Abbazia di San Galgano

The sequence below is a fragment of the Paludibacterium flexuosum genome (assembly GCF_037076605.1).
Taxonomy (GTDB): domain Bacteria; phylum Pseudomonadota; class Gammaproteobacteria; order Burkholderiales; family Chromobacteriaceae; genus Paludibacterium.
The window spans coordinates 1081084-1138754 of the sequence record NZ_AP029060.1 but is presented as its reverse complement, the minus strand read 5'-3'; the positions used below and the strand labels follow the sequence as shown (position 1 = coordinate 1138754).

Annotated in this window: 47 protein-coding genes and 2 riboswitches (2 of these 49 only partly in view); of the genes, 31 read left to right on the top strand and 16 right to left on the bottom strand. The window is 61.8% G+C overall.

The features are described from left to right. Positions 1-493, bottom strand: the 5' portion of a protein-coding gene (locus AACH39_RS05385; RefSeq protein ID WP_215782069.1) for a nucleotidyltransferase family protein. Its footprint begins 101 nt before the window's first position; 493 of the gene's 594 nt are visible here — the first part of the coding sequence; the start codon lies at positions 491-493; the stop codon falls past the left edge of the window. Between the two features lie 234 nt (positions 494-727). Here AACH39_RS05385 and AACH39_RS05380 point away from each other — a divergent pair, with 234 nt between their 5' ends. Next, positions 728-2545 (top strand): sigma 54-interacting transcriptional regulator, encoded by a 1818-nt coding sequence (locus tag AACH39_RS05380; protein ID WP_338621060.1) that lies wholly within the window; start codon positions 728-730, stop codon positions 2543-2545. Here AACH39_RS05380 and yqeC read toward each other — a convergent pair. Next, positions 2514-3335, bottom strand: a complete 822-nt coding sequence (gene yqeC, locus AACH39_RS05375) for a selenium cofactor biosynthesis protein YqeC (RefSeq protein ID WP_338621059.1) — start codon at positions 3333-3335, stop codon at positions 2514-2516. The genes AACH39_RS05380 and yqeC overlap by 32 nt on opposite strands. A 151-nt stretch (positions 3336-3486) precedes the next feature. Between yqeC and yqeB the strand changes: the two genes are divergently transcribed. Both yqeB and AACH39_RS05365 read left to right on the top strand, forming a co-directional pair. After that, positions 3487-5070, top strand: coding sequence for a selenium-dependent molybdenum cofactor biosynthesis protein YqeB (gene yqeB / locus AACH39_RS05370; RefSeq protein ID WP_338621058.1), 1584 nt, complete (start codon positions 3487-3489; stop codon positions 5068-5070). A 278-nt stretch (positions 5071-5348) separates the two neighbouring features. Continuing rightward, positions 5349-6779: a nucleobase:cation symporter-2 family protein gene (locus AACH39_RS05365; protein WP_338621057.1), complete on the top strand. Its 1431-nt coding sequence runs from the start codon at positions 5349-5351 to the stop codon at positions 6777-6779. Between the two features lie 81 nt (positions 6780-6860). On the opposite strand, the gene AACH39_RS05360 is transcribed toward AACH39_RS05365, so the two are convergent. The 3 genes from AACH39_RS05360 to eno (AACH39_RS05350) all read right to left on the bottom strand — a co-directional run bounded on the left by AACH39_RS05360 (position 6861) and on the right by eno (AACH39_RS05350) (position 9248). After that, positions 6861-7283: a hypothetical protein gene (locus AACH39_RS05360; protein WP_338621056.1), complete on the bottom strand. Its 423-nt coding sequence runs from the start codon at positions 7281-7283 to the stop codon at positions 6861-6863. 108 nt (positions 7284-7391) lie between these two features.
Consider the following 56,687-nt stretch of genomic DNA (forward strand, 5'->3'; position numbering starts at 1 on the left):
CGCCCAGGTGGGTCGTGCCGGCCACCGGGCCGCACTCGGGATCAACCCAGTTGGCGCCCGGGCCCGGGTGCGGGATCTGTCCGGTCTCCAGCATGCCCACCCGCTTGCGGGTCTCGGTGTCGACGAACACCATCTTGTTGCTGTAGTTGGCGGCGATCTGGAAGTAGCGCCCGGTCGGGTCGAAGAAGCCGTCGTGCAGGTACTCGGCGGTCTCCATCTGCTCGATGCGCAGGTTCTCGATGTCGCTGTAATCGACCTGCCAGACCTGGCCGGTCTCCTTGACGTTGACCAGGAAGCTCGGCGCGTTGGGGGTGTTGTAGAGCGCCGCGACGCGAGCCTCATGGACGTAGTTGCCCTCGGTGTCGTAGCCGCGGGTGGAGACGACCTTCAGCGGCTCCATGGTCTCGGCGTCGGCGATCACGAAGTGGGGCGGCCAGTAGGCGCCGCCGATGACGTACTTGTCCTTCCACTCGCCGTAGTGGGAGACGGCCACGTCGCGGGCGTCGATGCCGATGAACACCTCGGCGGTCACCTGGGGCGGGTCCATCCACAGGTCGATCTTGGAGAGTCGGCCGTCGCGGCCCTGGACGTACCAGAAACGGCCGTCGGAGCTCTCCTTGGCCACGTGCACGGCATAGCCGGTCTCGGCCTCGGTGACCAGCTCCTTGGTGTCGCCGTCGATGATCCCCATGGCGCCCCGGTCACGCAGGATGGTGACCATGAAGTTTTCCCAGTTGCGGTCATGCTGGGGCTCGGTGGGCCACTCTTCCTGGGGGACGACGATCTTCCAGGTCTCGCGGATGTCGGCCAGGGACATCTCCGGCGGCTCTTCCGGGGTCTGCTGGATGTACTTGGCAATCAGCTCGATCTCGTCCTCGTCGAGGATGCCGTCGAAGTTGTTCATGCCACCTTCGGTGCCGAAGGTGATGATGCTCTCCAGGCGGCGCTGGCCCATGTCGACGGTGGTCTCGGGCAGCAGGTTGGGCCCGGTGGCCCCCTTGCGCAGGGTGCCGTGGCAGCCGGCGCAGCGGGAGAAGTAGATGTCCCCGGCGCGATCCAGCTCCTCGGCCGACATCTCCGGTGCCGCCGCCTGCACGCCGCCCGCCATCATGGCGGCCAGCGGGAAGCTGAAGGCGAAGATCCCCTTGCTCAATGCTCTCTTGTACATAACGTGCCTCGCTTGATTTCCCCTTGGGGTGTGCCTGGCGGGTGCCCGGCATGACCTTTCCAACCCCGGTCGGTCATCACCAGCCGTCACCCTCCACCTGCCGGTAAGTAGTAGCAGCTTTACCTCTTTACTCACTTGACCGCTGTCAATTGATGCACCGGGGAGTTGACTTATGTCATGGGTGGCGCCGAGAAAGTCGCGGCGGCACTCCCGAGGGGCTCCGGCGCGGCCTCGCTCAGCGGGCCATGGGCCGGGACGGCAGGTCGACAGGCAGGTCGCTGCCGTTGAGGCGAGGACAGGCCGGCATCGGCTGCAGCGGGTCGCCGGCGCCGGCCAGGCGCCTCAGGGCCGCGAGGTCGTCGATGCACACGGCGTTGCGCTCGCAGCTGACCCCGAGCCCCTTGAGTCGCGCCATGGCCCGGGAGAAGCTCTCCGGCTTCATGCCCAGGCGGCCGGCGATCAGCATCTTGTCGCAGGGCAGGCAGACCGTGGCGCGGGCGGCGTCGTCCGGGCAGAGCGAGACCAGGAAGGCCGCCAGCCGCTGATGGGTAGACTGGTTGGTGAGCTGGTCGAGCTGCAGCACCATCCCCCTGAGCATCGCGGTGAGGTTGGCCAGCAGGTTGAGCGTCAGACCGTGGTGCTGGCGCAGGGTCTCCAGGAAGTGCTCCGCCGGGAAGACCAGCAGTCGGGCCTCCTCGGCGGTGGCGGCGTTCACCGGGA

The site consists of the hermitage said "Rotonda of Montesiepi" and the great Abbey, now completely ruined. St. Galgano, owner of the place, we know that he died in 1181 and who converted after a disorderly youth, retired to life as a hermit: Galgano was driven into the ground his sword, in order to turn the weapon in a cross. Even today, you can see the rock from whose cracks emerge and the hilt of a sword segment. Obvious analogy with the Arthurian myth raises curiosity and speculation about possible relationships between the mythology of the Round Table and the history of the Saint from Chiusdino. In place of his death it was first built a chapel and, in 1218, work began on the construction of the Abbey. His monks had considerable economic and cultural importance in Republic of Siena, but in the first half of the eighteenth century the complex appeared almost collapsed. In 1924 it began the restoration by Gino Chierici. The Church is oriented east and has a gabled facade. Admission is entrusted by three portals with round arches, the main entrance is decorated with a frieze of acanthus leaves. The aisles are open to single and the left side are placed a small spiral staircase and the doorway leading into the cemetery. Maximum architectural work is the apse. To the right was developed cloister, around which revolved the whole life of the Abbey. The interior, now without cover and floor, is a Latin cross, divided longitudinally into three naves by piers. From the right transept it leads to the sacristy; southern end it was the Scriptorium, where monks copied manuscripts. It is a very large room divided into two naves covered by cross vaults decorated with spirals. The picturesque site of the Abbey was used as the setting for several films, among them "The English Patient", by Anthony Minghella (1996).